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Carbon emissions responded rapidly to coronavirus measures

9 June 2020

Drastic reductions in transportation and economic activity in response to the COVID-19 outbreak caused a global drop of 17% in daily CO2 emissions.

Regent Street, London
Regent Street in central London was empty on 23 May. Credit: Kwh1050/Wikimedia Commons/CC-BY-SA 4.0

Carbon dioxide emissions plateaued in 2019, even as the world’s economy expanded, mostly because of declining coal use for power generation and mild weather in many developed nations. But as countries have restricted activity because of the novel coronavirus, the economy has contracted substantially. At the time of this writing, for example, some 40 million US citizens have applied for unemployment benefits. Now Corinne Le Quéré of the University of East Anglia and her colleagues have quantified the pandemic’s effect on CO2 emissions. In early April 2020, daily global CO2 emissions decreased to the same levels measured in 2006.

The scientific community lacks a real-time global observing system for CO2, so Le Quéré and her coauthors estimated emissions based on the slowdown in activity by economic sector. They then extrapolated the observations using an index of the stringency of confinement that each country has experienced during the pandemic. (The CO2 emission data that’s paired with the activity observations comes from the Global Carbon Project, the US Energy Information Administration, and national statistics from China.) The analysis, summarized in the graphs below, shows that CO2 emissions decreased some 17% by April 2020 compared with 2019. That reduction is roughly equal in magnitude to the seasonal change in emissions that the Northern Hemisphere experiences as higher energy use during winter gives way to lower energy demand in summer.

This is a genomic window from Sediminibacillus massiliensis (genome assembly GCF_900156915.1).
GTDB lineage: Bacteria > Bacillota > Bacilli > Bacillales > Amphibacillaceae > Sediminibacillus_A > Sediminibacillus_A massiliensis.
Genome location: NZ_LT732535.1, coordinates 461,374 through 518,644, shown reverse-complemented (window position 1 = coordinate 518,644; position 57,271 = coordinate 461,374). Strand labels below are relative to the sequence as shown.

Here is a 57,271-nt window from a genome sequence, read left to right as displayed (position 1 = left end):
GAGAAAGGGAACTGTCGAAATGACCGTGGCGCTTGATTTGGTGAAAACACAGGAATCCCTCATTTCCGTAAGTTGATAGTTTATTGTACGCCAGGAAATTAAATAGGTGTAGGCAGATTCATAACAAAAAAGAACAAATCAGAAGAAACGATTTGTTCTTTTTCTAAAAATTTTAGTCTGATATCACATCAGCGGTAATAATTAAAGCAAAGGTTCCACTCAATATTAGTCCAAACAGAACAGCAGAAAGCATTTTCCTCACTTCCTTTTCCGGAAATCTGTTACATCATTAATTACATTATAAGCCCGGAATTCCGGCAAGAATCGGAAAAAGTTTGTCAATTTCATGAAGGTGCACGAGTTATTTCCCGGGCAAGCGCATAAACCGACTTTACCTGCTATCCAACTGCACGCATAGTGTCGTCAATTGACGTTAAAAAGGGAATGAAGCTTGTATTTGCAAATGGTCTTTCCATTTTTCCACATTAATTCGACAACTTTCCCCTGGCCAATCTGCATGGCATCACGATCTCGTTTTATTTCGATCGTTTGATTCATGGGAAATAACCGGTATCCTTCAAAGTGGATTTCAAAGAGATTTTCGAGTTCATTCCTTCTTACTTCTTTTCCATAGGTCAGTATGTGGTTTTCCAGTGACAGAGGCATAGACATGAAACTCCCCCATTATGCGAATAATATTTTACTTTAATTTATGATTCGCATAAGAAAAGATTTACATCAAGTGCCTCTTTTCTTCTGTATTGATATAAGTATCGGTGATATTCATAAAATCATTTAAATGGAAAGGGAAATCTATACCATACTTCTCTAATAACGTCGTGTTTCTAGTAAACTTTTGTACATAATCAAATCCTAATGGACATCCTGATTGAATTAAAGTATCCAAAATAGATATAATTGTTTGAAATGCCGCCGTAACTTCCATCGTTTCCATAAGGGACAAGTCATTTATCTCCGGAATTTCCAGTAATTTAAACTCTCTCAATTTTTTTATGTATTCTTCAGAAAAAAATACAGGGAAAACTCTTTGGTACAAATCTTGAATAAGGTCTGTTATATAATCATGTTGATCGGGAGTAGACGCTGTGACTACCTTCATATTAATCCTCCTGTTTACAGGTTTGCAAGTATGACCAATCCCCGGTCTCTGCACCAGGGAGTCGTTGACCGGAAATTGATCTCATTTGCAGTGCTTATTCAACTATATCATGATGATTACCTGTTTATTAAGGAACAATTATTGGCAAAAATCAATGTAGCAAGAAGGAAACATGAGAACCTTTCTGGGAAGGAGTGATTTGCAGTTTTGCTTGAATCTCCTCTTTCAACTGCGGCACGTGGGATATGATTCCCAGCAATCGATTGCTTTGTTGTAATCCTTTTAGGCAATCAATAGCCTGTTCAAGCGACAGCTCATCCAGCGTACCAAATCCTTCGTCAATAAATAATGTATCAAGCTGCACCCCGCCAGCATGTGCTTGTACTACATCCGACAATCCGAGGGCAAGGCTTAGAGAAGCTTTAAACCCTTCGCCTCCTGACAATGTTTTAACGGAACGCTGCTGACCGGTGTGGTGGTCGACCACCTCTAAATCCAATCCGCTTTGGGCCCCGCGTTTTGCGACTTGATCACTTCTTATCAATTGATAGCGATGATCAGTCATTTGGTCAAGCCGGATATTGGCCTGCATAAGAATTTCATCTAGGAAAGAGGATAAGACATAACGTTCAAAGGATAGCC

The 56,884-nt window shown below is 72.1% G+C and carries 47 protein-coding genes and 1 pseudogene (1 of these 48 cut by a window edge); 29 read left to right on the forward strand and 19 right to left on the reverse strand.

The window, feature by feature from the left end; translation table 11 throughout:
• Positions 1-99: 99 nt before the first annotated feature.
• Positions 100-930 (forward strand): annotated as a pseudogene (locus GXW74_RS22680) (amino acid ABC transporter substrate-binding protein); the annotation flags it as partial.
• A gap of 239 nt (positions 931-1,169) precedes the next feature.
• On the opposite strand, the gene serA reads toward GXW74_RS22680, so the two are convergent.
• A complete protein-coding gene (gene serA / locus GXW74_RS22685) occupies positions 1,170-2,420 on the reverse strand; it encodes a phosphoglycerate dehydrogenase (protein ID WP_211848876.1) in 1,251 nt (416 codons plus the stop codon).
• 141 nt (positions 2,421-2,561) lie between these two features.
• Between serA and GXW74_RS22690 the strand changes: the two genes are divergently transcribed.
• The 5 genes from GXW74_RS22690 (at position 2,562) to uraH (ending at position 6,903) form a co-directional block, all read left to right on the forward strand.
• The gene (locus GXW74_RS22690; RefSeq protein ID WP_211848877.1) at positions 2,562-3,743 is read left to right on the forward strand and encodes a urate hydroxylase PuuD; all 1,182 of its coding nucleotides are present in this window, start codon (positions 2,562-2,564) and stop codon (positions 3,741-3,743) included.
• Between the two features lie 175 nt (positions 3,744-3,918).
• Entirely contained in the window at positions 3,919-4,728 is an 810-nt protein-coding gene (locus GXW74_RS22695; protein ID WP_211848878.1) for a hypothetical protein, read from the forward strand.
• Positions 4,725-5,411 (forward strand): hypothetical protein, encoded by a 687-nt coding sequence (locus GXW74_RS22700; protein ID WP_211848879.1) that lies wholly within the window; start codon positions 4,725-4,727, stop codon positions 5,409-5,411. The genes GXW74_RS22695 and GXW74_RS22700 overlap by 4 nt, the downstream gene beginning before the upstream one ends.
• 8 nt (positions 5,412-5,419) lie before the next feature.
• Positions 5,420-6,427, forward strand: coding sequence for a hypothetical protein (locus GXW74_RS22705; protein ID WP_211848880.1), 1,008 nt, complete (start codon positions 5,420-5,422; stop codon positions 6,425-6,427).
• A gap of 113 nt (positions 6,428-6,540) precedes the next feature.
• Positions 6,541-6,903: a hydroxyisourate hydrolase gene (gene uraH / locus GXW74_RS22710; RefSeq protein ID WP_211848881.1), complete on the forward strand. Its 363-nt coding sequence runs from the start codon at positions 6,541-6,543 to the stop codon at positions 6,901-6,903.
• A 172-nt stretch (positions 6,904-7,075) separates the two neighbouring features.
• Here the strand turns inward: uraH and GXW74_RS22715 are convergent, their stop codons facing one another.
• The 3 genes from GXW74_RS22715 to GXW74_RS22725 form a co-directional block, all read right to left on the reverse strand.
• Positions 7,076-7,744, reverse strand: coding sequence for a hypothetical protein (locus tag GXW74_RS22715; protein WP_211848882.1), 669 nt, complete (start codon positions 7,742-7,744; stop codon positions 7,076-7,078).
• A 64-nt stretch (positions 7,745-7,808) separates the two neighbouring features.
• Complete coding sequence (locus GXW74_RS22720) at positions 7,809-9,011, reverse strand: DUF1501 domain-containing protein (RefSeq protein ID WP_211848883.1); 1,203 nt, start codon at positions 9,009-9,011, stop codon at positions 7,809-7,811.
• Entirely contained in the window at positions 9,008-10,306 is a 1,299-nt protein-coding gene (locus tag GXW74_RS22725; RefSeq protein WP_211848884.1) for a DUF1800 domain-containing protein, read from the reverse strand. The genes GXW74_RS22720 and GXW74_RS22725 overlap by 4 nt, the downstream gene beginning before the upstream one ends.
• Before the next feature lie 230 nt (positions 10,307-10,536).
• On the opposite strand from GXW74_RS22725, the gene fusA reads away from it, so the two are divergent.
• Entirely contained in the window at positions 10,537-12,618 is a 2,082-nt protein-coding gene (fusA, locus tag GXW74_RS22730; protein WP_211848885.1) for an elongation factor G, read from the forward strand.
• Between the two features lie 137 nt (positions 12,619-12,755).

Chart of daily CO2 emissions
In early 2020 global daily CO2 emissions (red line) decreased compared with the annually averaged emissions (black line). Credit: C. Le Quéré et al., Nat. Clim. Change, 2020, doi:10.1038/s41558-020-0797-x.

How long the fall in CO2 emissions will persist depends on how much longer countries decide to keep social distancing and shelter-in-place guidelines in effect. If most countries resume business as usual by mid-June, emissions would decrease 4.2% overall for the year; 5.3% if economic activity resumes in late July; and 7.5% if some restrictions continue for the remainder of 2020. Coincidentally, CO2 emission reductions of 4.2–7.5% are about the rate of decrease required to meet the Paris Agreement’s goal to limit the global temperature increase to no more than 1.5 °C. (C. Le Quéré et al., Nat. Clim. Change, 2020, doi:10.1038/s41558-020-0797-x.)

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